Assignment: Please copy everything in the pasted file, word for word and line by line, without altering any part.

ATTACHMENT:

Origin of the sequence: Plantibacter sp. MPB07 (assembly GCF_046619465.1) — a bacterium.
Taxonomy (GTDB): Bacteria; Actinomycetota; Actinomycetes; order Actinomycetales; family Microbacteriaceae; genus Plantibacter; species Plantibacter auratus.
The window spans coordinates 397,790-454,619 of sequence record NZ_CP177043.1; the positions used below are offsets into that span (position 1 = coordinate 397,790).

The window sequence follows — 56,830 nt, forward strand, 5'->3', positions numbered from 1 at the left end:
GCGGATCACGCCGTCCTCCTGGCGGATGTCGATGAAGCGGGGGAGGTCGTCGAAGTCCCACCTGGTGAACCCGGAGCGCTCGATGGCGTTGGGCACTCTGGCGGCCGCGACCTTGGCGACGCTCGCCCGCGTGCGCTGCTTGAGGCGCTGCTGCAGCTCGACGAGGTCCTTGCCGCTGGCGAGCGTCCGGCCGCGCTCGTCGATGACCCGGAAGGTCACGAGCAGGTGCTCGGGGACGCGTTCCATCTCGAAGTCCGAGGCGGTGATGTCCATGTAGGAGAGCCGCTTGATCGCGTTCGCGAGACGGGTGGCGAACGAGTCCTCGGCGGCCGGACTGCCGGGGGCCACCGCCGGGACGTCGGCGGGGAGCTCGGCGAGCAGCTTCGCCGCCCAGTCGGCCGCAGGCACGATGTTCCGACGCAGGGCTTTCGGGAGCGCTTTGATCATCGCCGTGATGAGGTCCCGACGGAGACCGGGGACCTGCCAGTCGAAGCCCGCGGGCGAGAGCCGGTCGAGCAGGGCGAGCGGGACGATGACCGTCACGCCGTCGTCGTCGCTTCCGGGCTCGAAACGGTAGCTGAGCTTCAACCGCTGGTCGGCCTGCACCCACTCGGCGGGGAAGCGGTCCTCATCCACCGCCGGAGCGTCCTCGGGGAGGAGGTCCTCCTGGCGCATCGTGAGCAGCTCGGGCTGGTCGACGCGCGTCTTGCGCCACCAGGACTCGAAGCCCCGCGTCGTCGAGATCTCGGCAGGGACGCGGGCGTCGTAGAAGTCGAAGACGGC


Origin of the sequence: Plantibacter sp. MPB07 (assembly GCF_046619465.1) — a bacterium.
Taxonomy (GTDB): Bacteria; Actinomycetota; Actinomycetes; order Actinomycetales; family Microbacteriaceae; genus Plantibacter; species Plantibacter auratus.
The window spans coordinates 397,790-454,619 of sequence record NZ_CP177043.1; the positions used below are offsets into that span (position 1 = coordinate 397,790).

The window sequence follows — 56,830 nt, forward strand, 5'->3', positions numbered from 1 at the left end:
GCGGATCACGCCGTCCTCCTGGCGGATGTCGATGAAGCGGGGGAGGTCGTCGAAGTCCCACCTGGTGAACCCGGAGCGCTCGATGGCGTTGGGCACTCTGGCGGCCGCGACCTTGGCGACGCTCGCCCGCGTGCGCTGCTTGAGGCGCTGCTGCAGCTCGACGAGGTCCTTGCCGCTGGCGAGCGTCCGGCCGCGCTCGTCGATGACCCGGAAGGTCACGAGCAGGTGCTCGGGGACGCGTTCCATCTCGAAGTCCGAGGCGGTGATGTCCATGTAGGAGAGCCGCTTGATCGCGTTCGCGAGACGGGTGGCGAACGAGTCCTCGGCGGCCGGACTGCCGGGGGCCACCGCCGGGACGTCGGCGGGGAGCTCGGCGAGCAGCTTCGCCGCCCAGTCGGCCGCAGGCACGATGTTCCGACGCAGGGCTTTCGGGAGCGCTTTGATCATCGCCGTGATGAGGTCCCGACGGAGACCGGGGACCTGCCAGTCGAAGCCCGCGGGCGAGAGCCGGTCGAGCAGGGCGAGCGGGACGATGACCGTCACGCCGTCGTCGTCGCTTCCGGGCTCGAAACGGTAGCTGAGCTTCAACCGCTGGTCGGCCTGCACCCACTCGGCGGGGAAGCGGTCCTCATCCACCGCCGGAGCGTCCTCGGGGAGGAGGTCCTCCTGGCGCATCGTGAGCAGCTCGGGCTGGTCGACGCGCGTCTTGCGCCACCAGGACTCGAAGCCCCGCGTCGTCGAGATCTCGGCAGGGACGCGGGCGTCGTAGAAGTCGAAGACGGC